•  If the reporter or SWI disconnects the call before the reporter has provided a telephone number, the intake specialist may not use the Caller ID feature to call back the reporter except in life-threatening situations (examples below).

  •  If the intake specialist forgets to ask for the reporter’s phone number during the call, the intake specialist may not document the Caller ID number in IMPACT except in life-threatening situations (examples below).

  •  If the reporter chooses to remain anonymous, the intake specialist should complete the interview and document the report as if SWI did not have the Caller ID information available. The intake specialist may not document the Caller ID number in IMPACT or share the number with anyone except in life-threatening situations (examples below).

  •  If the reporter asks whether SWI has Caller ID, the intake specialist should explain that SWI does have Caller ID, but that the displayed telephone number will not be documented or shared except in life-threatening situations.

Life-Threatening Situations

Life-threatening situations may include:

  •  a reporter who is suicidal or homicidal;

  •  a child who is or has been severely abused or neglected;

  •  an individual aged 65 or older who is or has been severely abused or neglected (for example, starvation or a head injury);

  •  an individual with a disability who is or has been severely abused or neglected (for example, starvation or a head injury);or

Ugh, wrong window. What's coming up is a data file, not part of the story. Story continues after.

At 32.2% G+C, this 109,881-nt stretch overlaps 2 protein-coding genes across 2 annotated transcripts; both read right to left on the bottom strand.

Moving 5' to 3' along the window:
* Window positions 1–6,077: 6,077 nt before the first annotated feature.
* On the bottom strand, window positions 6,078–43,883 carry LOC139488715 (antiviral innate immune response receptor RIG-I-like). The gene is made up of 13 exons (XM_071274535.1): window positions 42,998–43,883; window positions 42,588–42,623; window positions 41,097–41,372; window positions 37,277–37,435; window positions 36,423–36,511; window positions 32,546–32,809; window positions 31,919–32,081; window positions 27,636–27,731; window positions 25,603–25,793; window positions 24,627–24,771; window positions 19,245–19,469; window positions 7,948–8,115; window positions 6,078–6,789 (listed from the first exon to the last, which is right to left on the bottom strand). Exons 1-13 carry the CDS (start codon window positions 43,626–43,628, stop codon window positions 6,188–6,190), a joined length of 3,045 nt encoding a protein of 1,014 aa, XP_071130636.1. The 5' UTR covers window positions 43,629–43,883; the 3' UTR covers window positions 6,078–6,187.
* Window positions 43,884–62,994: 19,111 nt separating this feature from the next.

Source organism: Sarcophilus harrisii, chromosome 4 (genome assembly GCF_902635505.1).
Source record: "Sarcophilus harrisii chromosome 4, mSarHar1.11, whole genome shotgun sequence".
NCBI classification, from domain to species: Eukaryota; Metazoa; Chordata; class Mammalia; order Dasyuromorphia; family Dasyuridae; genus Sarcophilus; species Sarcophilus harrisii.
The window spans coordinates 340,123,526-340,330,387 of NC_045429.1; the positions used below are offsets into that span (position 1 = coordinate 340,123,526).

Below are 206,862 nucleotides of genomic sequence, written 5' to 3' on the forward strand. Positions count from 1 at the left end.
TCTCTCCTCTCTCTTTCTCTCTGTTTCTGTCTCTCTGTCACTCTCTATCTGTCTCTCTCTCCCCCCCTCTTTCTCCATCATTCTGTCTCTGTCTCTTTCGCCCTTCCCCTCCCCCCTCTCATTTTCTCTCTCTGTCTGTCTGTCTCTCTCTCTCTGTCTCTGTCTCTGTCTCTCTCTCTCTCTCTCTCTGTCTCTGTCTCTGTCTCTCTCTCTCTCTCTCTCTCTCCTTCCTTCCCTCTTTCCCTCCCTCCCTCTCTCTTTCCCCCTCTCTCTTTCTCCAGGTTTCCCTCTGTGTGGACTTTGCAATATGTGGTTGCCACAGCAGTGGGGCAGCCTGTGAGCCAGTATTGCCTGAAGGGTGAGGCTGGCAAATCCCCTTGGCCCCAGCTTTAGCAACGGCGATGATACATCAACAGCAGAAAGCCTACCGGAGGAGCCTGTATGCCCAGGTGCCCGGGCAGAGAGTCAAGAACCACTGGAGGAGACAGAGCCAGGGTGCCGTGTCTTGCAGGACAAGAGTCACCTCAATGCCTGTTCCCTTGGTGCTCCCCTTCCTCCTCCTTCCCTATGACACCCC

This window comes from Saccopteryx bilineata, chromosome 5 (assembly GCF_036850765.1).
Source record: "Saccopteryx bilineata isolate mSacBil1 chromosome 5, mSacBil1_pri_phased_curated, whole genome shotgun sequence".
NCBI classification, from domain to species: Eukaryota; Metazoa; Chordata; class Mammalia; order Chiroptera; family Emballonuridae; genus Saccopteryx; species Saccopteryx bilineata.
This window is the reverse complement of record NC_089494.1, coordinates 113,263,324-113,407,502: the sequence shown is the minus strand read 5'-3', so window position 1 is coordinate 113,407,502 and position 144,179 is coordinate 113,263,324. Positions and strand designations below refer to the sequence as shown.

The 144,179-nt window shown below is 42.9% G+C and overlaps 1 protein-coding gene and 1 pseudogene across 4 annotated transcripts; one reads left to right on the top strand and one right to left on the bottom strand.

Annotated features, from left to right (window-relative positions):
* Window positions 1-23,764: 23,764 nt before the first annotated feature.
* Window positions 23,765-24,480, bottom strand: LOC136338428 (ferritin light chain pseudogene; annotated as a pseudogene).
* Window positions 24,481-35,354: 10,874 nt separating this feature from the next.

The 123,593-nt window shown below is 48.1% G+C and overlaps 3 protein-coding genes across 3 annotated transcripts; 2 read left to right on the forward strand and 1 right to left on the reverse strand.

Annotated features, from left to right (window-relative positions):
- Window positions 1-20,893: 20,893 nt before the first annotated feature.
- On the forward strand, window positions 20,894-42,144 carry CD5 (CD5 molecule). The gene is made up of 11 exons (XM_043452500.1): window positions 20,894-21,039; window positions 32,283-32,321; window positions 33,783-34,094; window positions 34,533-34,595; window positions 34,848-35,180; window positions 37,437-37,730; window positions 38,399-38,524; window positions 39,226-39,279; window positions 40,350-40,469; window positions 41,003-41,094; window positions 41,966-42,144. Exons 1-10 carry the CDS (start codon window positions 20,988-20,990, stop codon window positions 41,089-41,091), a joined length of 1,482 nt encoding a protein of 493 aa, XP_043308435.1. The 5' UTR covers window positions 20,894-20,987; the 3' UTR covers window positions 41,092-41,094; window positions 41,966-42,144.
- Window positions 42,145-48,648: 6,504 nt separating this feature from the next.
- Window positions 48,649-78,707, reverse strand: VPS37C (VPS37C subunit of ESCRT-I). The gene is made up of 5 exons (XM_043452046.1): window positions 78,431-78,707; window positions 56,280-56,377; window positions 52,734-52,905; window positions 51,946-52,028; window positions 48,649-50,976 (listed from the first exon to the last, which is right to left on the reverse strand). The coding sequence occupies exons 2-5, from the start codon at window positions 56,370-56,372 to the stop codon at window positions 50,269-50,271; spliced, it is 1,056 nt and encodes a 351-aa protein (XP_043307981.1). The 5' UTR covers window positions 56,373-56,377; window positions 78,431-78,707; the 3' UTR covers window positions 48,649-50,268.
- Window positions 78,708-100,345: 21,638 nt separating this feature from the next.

•  a reporter is making a bomb threat to any public or private establishment

In any life-threatening situation an intake specialist may use all possible tools to locate a client or family, including information found on Caller ID, regardless of whether the reporter has chosen to remain anonymous. In life-threatening situations, the number found on Caller ID may be shared with law enforcement and with DFPS staff, and documented in an I&R or intake.

Intake specialists are required to obtain supervisory approval before sharing or documenting Caller ID information in life-threatening situations.

2132 Reporter Calls Back Requesting the Call ID or the Status of a Previous Report

SWI Policy and Procedures May 2015

If a reporter calls SWI requesting the Call ID number of a report, the intake specialist verifies that the caller was the original reporter by asking the reporter to provide all of the following:

  •  The reporter’s name and either:

  •  address, or

  •  phone number

  •  The date (or approximate date) that the original report was made

  •  The name of the client or family that is the subject of the report

  •  General information about the content of the report

If the information provided matches the original report, the intake specialist may provide the Call ID to the reporter. If a reporter calls SWI requesting the status of a report, the intake specialist may only share if the report was referred to a DFPS regional office or was closed at SWI. If the reporter has the Call ID number, it is only necessary to verify the identity of the reporter by asking the questions in the first bullet above before providing this information.